Thursday, April 30, 2020

The Plague: Book Review

Published in 1947.
Albert Camus wrote The Plague, a novel about a plague occurring during the 1940s in Oran, an Algerian town.

I decided to spend the month of April 2020 reading this novel, given the way that COVID-19 aka coronavirus has dominated the attention in most venues--from international news to dinner table conversations.

The book has 30 chapters, so I was able to focus on a chapter a day.

Reading a fictional account gave me the opportunity to gain a little distance from my own experience. 

The two main narrators of the novel--Dr. Rieux and Mr. Tarrou--record their response to Oran's plague.

Camus' novel does not strive for historical or scientific accuracy. Instead, it is an exploration of the meaning of suffering, the meaning of life, and how people create purpose.

For a more detailed summary, see my Goodreads Review, which is more about describing each "tree" (chapter summaries) and not so much about "the forest." Also, the GR review contains over two dozen direct quotes. 

I found some parallels between this fictional plague and the current pandemic. Initially, people dismissed signs of the plague, thinking that this was something from the history and not a present threat. They didn't want to induce panic. But after an increase of deaths, the town was put into quarantine.

Next, the officials (doctors, civic leaders, the press, and religious leaders) believed that they could use the tools of their institutions (science, efficiency, truth, obedience to God) to control the plague. They soon found this to be impossible.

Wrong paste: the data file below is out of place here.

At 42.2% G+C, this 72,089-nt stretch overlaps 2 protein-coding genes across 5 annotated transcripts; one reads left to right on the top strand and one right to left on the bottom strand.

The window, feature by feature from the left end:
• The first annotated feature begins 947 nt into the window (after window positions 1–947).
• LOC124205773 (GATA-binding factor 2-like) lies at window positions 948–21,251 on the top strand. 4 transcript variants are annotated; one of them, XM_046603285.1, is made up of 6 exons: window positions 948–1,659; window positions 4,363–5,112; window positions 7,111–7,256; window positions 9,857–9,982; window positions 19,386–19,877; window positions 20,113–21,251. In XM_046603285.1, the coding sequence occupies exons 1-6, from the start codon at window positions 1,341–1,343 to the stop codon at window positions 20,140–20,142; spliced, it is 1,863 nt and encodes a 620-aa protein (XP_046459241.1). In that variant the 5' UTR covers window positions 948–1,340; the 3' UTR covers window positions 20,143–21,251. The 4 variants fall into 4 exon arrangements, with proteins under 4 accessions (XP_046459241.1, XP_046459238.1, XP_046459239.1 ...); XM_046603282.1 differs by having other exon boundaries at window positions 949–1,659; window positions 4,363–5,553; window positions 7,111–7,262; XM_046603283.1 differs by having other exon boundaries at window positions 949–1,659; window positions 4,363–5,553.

Panic then set in--taking various forms from dread, hording, grief, heroic acts, criminal activity, and violence. The "new normal" took various forms, but everyone's lives were changed. After eleven months, the plague subsides, but people were forever changed by it.

While the book does describe a number of practical responses, the bulk of the novel depicts a handful of men describing their fairly philosophical musings about the meaning of life. The absence of women's voices is deafening, but complaining about that won't result in a revised novel.

The men who muse have these occupations: a journalist, a criminal, a businessman (who is an avid diarist), a priest, a doctor, a civic leader (who works in vain on a novel), and a camp organizer.

Some maintain a faith in God. however, the key narrator--Dr. Rieux--takes an agnostic position. Nevertheless, he believes that people are ultimately good and that all should show kindness towards others, even if the efforts are in vain.

A decade later, Camus won the Nobel Prize for literature for the body of his work. He was a significant contributor to the philosophical movement Existentialism. Reading this novel is an easier introduction to that school of philosophy than reading a non-fiction work on the topic.

Others may not have to spend a month reading The Plague, but I wouldn't recommend reading it over a weekend.  The novel poses significant questions about the human condition, which requires some meditation.


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